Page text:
In this study, we compared the ovarian miRNA profiles of RCC and 4nAT, and found that the expressions of different miRNAs were varied from 5 to 150,000 reads. The highly expressed miRNAs, i.e., >70,000 reads on average, were closely correlated with ovary maturation. For example, miR-202-5p, which is abundant in both groups of samples, has been reported as a gonad-specific miRNA in frogs [28], Atlantic halibut [29], humans, mice [27], rats [30, 31], and rainbow trout [25]. Analysis of miRNA profiles in the complete ovary development and maturation process in rainbow trout revealed that miR-202-5p expression is much higher in the stage prior to germinal vesicle breakdown compared to any other stage during the process [25]. Other miRNAs, including miR-143a-3p, miR-miR-126-3p, and miR-101-3p, are also abundant in the final oocyte maturation in rainbow trout [25, 32]. Moreover, the second most abundant miRNA in this study, miR-22-3p, has a complex interplay with steroids (estrogen and androgen) [33]. Differential expression analysis revealed that the expression of the gonad development-related miRNAs listed above did not differ significantly between the two groups of samples. These results are consistent with the reproductive characteristics of 4nAT. Both of the fishes are sexually matured at the age of 1 year and have a similar ovary development process [8].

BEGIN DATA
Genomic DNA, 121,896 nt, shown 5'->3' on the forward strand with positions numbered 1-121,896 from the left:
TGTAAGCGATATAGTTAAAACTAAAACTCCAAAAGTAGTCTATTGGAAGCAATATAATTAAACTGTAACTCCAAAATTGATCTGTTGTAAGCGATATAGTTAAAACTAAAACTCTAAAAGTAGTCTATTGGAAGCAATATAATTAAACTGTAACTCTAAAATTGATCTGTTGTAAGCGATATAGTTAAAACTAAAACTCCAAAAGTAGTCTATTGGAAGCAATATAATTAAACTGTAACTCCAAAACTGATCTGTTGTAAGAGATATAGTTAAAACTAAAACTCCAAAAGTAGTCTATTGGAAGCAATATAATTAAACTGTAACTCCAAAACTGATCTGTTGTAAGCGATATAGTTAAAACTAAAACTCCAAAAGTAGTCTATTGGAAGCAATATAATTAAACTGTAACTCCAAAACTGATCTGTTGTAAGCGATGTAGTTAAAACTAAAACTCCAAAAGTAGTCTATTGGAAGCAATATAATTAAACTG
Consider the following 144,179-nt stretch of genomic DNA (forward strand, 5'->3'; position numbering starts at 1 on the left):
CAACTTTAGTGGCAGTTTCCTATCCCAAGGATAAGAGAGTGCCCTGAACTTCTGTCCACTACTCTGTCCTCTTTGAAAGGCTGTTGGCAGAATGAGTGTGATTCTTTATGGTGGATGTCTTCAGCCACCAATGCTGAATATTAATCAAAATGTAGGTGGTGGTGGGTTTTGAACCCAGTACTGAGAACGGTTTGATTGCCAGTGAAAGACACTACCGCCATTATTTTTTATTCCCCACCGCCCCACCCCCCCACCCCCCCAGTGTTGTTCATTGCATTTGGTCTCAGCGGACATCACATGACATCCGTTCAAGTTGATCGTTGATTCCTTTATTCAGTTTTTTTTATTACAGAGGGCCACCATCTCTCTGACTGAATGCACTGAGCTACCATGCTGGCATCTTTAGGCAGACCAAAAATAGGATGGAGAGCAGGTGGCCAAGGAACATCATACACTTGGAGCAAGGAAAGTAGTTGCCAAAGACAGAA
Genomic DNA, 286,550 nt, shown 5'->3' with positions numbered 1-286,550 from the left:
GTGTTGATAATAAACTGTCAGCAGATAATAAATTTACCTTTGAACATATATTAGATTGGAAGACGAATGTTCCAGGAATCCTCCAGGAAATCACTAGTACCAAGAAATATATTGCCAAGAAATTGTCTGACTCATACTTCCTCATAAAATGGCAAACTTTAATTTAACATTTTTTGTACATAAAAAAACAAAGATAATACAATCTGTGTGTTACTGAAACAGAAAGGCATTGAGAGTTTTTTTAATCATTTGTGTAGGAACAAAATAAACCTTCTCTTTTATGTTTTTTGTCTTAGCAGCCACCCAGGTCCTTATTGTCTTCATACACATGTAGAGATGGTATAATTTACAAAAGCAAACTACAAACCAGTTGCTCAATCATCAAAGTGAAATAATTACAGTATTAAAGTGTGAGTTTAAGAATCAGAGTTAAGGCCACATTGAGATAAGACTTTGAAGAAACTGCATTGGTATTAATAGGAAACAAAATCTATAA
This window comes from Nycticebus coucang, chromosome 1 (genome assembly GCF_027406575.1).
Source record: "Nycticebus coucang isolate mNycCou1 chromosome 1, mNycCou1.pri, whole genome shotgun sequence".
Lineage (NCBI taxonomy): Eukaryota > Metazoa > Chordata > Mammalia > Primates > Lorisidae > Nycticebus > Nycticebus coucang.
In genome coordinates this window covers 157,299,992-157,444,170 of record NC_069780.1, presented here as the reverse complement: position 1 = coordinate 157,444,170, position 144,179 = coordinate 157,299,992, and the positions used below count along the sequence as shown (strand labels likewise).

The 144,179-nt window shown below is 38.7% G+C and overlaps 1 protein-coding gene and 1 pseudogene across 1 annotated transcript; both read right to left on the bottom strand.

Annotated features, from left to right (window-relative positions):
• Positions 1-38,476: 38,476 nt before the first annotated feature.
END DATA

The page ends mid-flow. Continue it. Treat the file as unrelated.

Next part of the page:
Non-additive gene expression patterns in polyploid plants or animals have been widely studied for response to genomic shock coupled with the balancing of more than two sets differential chromosomes in one nucleus [5, 7]. Global analysis of miRNA transcriptomes in Squalius alburnoides, comparing diploid and triploid hybrids, indicated that the diploid and triploid hybrids share most of their miRNA expression profiles, and the triploid hybrids tend to regulate gene expression to a diploid state [34]. Comparative analysis of miRNAs profiles in this research revealed that majority of miRNAs, obtained from sequencing, displayed no significant differential expression between diploid RCC and 4nAT. These results might be correlated with the non-additive gene expression patterns in polyploids. Among the differentially expressed miRNAs, the majority were up-regulated. For the miRNA is transcribed based on the DNA templates, this phenomenon might be caused by the double size of the DNA alleles in the allotetraploid hybrid. DNA methylation and miRNA are both important negative epigenetic regulators of gene expression. Xiao et al. [35] have reported that, compared with the parents, the genomic DNA in allotetraploid hybrids displayed hypermethylation levels. Studies in other polyploid species, such as Brassica [36], wheat [37], and Arabidopsis [38] demonstrated a similar situation in genomic DNA methylation. For instance, the differentially expressed miRNAs might be correlated with gene expression, which coupled with the change of phenotype, in the different ploidy animals.